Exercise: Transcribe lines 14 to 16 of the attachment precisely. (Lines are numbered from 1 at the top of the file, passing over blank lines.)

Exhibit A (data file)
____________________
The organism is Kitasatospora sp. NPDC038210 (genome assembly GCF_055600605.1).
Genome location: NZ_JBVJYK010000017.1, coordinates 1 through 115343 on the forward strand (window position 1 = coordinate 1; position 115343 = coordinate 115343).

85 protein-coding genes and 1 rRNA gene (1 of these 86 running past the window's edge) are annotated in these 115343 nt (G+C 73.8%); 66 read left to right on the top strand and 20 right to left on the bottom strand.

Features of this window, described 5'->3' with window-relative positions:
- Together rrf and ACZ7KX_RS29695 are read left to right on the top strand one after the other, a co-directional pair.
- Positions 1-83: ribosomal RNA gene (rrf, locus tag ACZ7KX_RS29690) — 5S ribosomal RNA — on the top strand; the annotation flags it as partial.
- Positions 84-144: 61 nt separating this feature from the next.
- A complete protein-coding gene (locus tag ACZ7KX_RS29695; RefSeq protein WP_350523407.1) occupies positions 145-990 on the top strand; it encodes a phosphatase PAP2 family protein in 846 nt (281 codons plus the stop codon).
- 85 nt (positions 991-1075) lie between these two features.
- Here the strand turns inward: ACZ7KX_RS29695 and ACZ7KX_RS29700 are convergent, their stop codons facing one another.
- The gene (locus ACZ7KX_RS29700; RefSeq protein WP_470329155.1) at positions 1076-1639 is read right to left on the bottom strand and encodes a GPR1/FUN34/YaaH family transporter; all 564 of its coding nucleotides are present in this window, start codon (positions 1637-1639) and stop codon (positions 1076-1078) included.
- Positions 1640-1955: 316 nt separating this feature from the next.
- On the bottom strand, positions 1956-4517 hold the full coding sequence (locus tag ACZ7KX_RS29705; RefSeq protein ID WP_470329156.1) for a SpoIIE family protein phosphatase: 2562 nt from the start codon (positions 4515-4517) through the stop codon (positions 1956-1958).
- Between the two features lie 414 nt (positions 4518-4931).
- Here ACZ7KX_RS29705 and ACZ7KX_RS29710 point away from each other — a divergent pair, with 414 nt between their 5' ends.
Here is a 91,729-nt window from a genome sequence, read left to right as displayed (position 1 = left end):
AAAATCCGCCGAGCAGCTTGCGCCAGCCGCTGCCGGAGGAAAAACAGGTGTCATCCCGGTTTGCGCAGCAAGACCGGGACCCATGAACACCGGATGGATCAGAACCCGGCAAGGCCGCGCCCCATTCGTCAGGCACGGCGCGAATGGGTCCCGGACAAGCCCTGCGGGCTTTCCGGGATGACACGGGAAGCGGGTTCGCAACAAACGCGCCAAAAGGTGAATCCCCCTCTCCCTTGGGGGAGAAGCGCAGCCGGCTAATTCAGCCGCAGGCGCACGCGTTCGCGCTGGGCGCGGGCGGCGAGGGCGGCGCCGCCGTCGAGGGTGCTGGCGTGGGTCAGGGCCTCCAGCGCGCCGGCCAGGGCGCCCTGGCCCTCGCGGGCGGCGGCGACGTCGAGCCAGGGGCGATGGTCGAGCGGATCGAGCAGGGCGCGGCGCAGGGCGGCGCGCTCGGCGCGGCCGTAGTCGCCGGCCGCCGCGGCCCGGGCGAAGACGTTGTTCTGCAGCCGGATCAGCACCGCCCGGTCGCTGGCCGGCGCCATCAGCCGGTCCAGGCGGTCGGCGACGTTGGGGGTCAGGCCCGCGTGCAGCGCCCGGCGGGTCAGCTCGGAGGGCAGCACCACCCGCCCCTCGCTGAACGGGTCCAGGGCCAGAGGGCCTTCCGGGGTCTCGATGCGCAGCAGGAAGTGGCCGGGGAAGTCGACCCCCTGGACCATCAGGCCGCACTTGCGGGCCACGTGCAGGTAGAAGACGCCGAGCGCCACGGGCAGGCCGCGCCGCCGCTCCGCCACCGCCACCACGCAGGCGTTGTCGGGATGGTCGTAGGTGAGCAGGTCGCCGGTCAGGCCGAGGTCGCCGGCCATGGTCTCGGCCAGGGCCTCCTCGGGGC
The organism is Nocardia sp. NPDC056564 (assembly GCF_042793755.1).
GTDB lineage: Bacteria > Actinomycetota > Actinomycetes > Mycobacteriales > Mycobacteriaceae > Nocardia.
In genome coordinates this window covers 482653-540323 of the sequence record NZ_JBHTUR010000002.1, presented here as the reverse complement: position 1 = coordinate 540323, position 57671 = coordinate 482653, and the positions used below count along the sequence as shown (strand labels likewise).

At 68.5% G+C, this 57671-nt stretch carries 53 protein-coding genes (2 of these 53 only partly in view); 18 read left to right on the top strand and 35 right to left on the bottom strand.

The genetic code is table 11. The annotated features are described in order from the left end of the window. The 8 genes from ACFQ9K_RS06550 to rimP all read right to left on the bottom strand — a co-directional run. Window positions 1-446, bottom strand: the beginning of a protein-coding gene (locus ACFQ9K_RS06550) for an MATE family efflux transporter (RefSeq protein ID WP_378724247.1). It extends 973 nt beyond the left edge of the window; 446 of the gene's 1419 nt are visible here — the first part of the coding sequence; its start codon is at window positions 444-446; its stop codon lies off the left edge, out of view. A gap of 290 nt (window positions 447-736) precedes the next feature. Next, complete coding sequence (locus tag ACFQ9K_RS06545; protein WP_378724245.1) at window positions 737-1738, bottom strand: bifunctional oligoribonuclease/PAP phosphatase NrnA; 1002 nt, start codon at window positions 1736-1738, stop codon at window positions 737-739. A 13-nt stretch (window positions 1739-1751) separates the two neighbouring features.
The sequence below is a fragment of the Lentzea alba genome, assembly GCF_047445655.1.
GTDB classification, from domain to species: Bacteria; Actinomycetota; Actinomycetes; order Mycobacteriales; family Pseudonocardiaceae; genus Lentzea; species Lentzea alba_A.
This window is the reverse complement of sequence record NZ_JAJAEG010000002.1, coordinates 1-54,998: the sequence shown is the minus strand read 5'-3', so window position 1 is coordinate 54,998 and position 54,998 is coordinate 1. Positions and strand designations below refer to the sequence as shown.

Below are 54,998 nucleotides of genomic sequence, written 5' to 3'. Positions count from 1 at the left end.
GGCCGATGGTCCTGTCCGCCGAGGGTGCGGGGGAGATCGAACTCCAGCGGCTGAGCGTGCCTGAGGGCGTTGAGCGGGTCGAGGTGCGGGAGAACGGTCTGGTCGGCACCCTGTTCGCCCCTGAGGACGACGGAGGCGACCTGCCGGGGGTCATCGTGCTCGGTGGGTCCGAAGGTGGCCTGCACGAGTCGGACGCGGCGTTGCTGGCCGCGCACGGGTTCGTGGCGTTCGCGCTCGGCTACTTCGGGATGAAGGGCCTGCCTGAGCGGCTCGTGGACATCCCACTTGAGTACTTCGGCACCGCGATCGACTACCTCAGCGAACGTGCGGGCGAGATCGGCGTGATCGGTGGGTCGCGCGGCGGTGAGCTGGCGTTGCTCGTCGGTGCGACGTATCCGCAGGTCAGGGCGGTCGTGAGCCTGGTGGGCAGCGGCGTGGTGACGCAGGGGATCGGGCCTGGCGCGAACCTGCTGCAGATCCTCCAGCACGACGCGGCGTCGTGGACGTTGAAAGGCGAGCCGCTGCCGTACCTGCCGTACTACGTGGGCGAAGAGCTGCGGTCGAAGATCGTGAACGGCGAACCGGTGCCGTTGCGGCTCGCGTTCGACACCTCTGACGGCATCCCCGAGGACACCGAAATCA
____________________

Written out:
- Between the two features lie 414 nt (positions 4518-4931).
- Here ACZ7KX_RS29705 and ACZ7KX_RS29710 point away from each other — a divergent pair, with 414 nt between their 5' ends.
Here is a 91,729-nt window from a genome sequence, read left to right as displayed (position 1 = left end):